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Fifth Third fire brings back memories of past ballpark blazes

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Robison Field, St. Louis

Ballpark fires are extreme rare these days, but at one time were a major threat to baseball operations. Jesse Goldberg-Strassler looks at how ballpark design changed because of fire awareness.

On January 3, a fire significantly damaged Fifth Third Ballpark, home of the Midwest League's West Michigan Whitecaps. Thankfully, no one was injured. 

Photographs of the ballpark reveal just how heavy the damage is, destroying the suite level and concourse down the first base and right field line. I work in the Midwest League, and I can attest to the quality of the West Michigan franchise, from ownership to the seasonal staff. Their heads are up in the face of adversity, preparing for their 20th Annual Winter Banquet on January 23, rebuilding the stadium for Opening Day on April 8 and the Midwest League All-Star Gameon June 17.

There was a time, over a century ago, when fires at ballparks were an all-too-regular occurrence.

Boston now boasts Fenway Park, but the pride of Beantown in 1894 was the South End Grounds, nicknamed the Grand Pavilion, a magnificent double-decker stadium at the corner of Columbus and Walpole in Roxbury. It was here where the Great Roxbury Fire began; innocently ignited by boys playing underneath the right field bleachers, it built in intensity during an on-field rhubarb between Baltimore's John McGraw and Boston's Tommy Tucker. In all, 117 other buildings burned along with the stadium.

St. Louis's Sportsman's Park had endured a fire two years earlier, in 1892, but carried on. In 1898, however, things took a turn for the dramatic. "Ball Players Heroically Snatch Spectators From The Seething Flames" blared The Sporting News. From the This Game of Games blog:

Sometime in the second inning, a spectator sitting in the grandstands dropped a lighted cigar. The cigar fell beneath the grandstands onto a pile of canvas bags and a small fire broke out. Those in the immediate vicinity began to move away and the game was halted as the umpire investigated the source of the disturbance. The majority of the spectators at the game were unaware of what was happening and cries of "Sit down" and "Play ball" could be heard. Many believed that the commotion in the grandstands was the result of a fight having broken out.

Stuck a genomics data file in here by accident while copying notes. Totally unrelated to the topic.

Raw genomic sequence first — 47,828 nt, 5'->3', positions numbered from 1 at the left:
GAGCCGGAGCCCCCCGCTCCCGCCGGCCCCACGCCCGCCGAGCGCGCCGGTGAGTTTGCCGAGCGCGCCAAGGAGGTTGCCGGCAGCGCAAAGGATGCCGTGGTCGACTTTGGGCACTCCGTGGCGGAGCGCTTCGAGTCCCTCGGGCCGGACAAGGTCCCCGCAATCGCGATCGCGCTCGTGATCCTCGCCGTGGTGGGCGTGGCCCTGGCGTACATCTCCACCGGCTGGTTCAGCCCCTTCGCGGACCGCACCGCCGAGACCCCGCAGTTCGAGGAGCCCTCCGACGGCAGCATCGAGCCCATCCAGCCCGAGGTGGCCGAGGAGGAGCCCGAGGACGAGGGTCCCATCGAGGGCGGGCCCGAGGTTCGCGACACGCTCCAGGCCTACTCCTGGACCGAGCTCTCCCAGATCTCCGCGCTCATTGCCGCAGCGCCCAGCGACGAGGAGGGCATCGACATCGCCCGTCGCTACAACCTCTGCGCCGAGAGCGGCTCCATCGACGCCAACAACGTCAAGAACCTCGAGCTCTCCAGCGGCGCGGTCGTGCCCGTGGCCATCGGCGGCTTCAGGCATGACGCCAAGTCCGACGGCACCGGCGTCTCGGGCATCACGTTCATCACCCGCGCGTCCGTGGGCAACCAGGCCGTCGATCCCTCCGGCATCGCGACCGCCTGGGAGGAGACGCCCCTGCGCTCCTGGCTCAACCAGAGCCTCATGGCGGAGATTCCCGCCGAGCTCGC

But the fire, which began as a nuisance, "gained in fury," wrote The Sporting News. "As the heat from the burning structure increased in intensity, the people hastened their efforts to escape. Hundreds rushed up the exit from the grounds between the club and saloon only to find the gate closed." These fans forced their way through the gate.  Others were helped onto the playing surface by the St. Louis and Chicago players. One-hundred people were reported injured in all. As far as the series was concerned:

In the immediate aftermath of the fire, thought was given to transferring the remainder of the series to Chicago but the idea was rejected by Browns manager Tim Hurst. Instead, that night, "a gang of men were set to work...and the fences repaired and temporary stands erected ..." Hurst and his players assisted the workers Saturday night "under electric lights" and enough was accomplished so that a game was played on Sunday as scheduled. Before a crowd of 7,000 people, the weary Browns lost to Chicago by a score of 14-1.

In the end, the fire not only damaged the stadium, it ended the ownership reign of larger-than-life promoter Chris Von Der Ahe.

Like Boston's Grand Pavilion, the Philadelphia Base Ball Park was also destroyed in 1894 by a fire. The solution to rebuild the stadium led to mostly steel construction instead of wood. Fifteen years later, as Peter Morris notes in A Game of Inches, the Philadelphia Athletics' new home of Shibe Park became the very first honest-to-goodness concrete-and-steel stadium. This became the norm.

Cincinnati owner John T. Brush took his own measures when it came to construction materials.  When League Park's iron-and-wood grandstand burned in 1900, and then again in 1901, he spent his money erecting a new grandstand of steel-and-stone. The result was the fabulous Palace of the Fans -- which fell into disrepair, was also damaged by fire, and lasted only from 1902-1911 before getting replaced by Crosley Field. It was similarly in 1911 that American League Park, home of the Washington Senators, went up in a blaze caused by a plumber's blowtorch. A year earlier at the ballpark, President Taft had set the tradition of U.S. presidents throwing out the first pitch on Opening Day.

The introduction of Crosley Field, Shibe Park, Washington's Griffith Stadium, and others -- Boston's Fenway Park and Chicago's Wrigley Field (originally Weeghman Park) among them -- ushered baseball into a new era, where stadium did not last on a mere year-to-year basis, but could now be counted upon to host the national pastime for decade upon decade.

We are thankfully well beyond the hazards of early baseball.  We do not fear the possibility of a fire when we attend a baseball game, nor do we do not merely shake our heads sadly and turn away upon hearing of a ballpark fire. This was a terrible occurrence in Comstock Park, Michigan, an occurrence that we hope no other stadium should have to deal with for a good long time, and we support the West Michigan Whitecaps to the fullest in rebuilding Fifth Third Ballpark.

Jesse Goldberg-Strassler is the voice of the Lansing Lugnuts and the author of The Baseball Thesaurus from August Publications.

Photo: St. Louis's Sportsman's Park was known as Robison Field in May 1901, when this fire occurred.

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